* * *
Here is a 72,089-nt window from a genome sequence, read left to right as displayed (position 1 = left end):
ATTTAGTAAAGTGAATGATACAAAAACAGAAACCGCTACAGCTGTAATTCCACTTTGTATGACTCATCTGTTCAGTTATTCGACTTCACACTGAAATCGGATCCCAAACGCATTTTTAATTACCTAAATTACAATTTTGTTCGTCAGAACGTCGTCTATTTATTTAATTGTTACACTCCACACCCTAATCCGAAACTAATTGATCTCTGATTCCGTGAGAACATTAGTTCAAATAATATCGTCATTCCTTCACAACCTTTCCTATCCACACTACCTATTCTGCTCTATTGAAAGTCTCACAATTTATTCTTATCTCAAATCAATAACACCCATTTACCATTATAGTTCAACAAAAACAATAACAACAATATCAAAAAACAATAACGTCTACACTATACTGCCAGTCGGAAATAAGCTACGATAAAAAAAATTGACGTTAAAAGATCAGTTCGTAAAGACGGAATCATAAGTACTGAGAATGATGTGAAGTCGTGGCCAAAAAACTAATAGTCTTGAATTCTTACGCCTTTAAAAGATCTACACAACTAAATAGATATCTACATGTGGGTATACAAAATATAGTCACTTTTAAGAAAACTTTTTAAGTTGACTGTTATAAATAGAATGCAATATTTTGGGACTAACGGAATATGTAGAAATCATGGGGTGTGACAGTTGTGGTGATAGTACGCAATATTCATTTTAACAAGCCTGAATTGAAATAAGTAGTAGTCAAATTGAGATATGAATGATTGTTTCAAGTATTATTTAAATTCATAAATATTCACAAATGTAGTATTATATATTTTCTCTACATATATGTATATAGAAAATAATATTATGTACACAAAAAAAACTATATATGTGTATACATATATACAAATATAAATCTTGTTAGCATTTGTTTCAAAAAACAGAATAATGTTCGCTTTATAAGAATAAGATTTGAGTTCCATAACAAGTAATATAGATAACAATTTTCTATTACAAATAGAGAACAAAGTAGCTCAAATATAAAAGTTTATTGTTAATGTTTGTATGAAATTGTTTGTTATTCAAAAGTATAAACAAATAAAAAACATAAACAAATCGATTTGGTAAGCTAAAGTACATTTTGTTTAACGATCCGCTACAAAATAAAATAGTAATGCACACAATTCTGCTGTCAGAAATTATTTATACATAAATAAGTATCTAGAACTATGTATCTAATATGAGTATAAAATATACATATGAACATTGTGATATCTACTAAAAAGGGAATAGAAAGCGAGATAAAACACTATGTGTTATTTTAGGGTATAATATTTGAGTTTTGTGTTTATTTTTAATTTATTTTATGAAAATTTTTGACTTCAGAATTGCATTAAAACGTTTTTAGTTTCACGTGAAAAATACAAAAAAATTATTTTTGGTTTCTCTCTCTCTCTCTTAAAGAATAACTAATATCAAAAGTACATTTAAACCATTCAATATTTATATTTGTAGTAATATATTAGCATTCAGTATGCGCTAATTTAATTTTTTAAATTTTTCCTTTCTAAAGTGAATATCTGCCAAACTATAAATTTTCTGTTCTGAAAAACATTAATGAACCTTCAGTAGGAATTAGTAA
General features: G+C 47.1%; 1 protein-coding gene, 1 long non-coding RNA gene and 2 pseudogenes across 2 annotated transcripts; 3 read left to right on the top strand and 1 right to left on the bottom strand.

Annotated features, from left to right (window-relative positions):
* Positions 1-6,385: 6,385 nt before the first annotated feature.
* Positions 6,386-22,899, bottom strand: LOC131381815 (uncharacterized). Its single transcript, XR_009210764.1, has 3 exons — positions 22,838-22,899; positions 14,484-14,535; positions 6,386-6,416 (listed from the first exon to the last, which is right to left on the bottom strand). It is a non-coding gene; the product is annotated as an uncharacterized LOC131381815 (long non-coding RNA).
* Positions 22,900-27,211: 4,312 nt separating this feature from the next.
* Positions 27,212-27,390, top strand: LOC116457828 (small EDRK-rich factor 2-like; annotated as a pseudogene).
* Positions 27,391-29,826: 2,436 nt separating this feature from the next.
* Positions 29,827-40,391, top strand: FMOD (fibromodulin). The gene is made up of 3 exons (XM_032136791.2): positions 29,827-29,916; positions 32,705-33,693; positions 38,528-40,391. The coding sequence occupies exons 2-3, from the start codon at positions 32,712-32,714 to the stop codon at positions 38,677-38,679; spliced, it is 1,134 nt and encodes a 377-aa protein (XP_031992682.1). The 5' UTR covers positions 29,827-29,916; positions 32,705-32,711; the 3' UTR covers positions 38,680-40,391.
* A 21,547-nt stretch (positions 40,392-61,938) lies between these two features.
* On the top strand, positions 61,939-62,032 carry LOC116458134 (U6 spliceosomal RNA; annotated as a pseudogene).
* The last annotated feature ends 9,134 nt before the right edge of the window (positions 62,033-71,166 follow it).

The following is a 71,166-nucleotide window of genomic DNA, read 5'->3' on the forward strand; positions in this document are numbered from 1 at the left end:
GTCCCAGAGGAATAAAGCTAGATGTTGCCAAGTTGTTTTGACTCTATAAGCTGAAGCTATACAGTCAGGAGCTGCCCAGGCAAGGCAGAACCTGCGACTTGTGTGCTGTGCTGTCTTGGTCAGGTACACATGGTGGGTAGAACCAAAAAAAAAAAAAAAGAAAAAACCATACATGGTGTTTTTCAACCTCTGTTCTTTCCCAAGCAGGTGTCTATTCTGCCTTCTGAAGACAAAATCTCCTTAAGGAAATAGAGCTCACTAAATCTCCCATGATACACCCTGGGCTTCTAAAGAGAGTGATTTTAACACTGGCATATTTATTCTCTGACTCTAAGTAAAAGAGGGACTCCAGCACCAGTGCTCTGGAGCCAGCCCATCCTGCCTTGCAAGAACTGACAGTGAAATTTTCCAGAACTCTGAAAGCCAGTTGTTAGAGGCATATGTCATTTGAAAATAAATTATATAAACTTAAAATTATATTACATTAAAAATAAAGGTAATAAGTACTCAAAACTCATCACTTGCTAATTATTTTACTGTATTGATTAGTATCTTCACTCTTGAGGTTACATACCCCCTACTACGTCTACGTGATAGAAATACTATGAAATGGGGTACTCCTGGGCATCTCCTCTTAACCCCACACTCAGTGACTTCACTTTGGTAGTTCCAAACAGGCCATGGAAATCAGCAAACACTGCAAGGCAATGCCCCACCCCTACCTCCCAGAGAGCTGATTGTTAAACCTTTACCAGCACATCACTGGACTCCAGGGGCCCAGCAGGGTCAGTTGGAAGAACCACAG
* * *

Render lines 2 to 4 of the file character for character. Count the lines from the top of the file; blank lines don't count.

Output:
ATTTAGTAAAGTGAATGATACAAAAACAGAAACCGCTACAGCTGTAATTCCACTTTGTATGACTCATCTGTTCAGTTATTCGACTTCACACTGAAATCGGATCCCAAACGCATTTTTAATTACCTAAATTACAATTTTGTTCGTCAGAACGTCGTCTATTTATTTAATTGTTACACTCCACACCCTAATCCGAAACTAATTGATCTCTGATTCCGTGAGAACATTAGTTCAAATAATATCGTCATTCCTTCACAACCTTTCCTATCCACACTACCTATTCTGCTCTATTGAAAGTCTCACAATTTATTCTTATCTCAAATCAATAACACCCATTTACCATTATAGTTCAACAAAAACAATAACAACAATATCAAAAAACAATAACGTCTACACTATACTGCCAGTCGGAAATAAGCTACGATAAAAAAAATTGACGTTAAAAGATCAGTTCGTAAAGACGGAATCATAAGTACTGAGAATGATGTGAAGTCGTGGCCAAAAAACTAATAGTCTTGAATTCTTACGCCTTTAAAAGATCTACACAACTAAATAGATATCTACATGTGGGTATACAAAATATAGTCACTTTTAAGAAAACTTTTTAAGTTGACTGTTATAAATAGAATGCAATATTTTGGGACTAACGGAATATGTAGAAATCATGGGGTGTGACAGTTGTGGTGATAGTACGCAATATTCATTTTAACAAGCCTGAATTGAAATAAGTAGTAGTCAAATTGAGATATGAATGATTGTTTCAAGTATTATTTAAATTCATAAATATTCACAAATGTAGTATTATATATTTTCTCTACATATATGTATATAGAAAATAATATTATGTACACAAAAAAAACTATATATGTGTATACATATATACAAATATAAATCTTGTTAGCATTTGTTTCAAAAAACAGAATAATGTTCGCTTTATAAGAATAAGATTTGAGTTCCATAACAAGTAATATAGATAACAATTTTCTATTACAAATAGAGAACAAAGTAGCTCAAATATAAAAGTTTATTGTTAATGTTTGTATGAAATTGTTTGTTATTCAAAAGTATAAACAAATAAAAAACATAAACAAATCGATTTGGTAAGCTAAAGTACATTTTGTTTAACGATCCGCTACAAAATAAAATAGTAATGCACACAATTCTGCTGTCAGAAATTATTTATACATAAATAAGTATCTAGAACTATGTATCTAATATGAGTATAAAATATACATATGAACATTGTGATATCTACTAAAAAGGGAATAGAAAGCGAGATAAAACACTATGTGTTATTTTAGGGTATAATATTTGAGTTTTGTGTTTATTTTTAATTTATTTTATGAAAATTTTTGACTTCAGAATTGCATTAAAACGTTTTTAGTTTCACGTGAAAAATACAAAAAAATTATTTTTGGTTTCTCTCTCTCTCTCTTAAAGAATAACTAATATCAAAAGTACATTTAAACCATTCAATATTTATATTTGTAGTAATATATTAGCATTCAGTATGCGCTAATTTAATTTTTTAAATTTTTCCTTTCTAAAGTGAATATCTGCCAAACTATAAATTTTCTGTTCTGAAAAACATTAATGAACCTTCAGTAGGAATTAGTAA
General features: G+C 47.1%; 1 protein-coding gene, 1 long non-coding RNA gene and 2 pseudogenes across 2 annotated transcripts; 3 read left to right on the top strand and 1 right to left on the bottom strand.

Annotated features, from left to right (window-relative positions):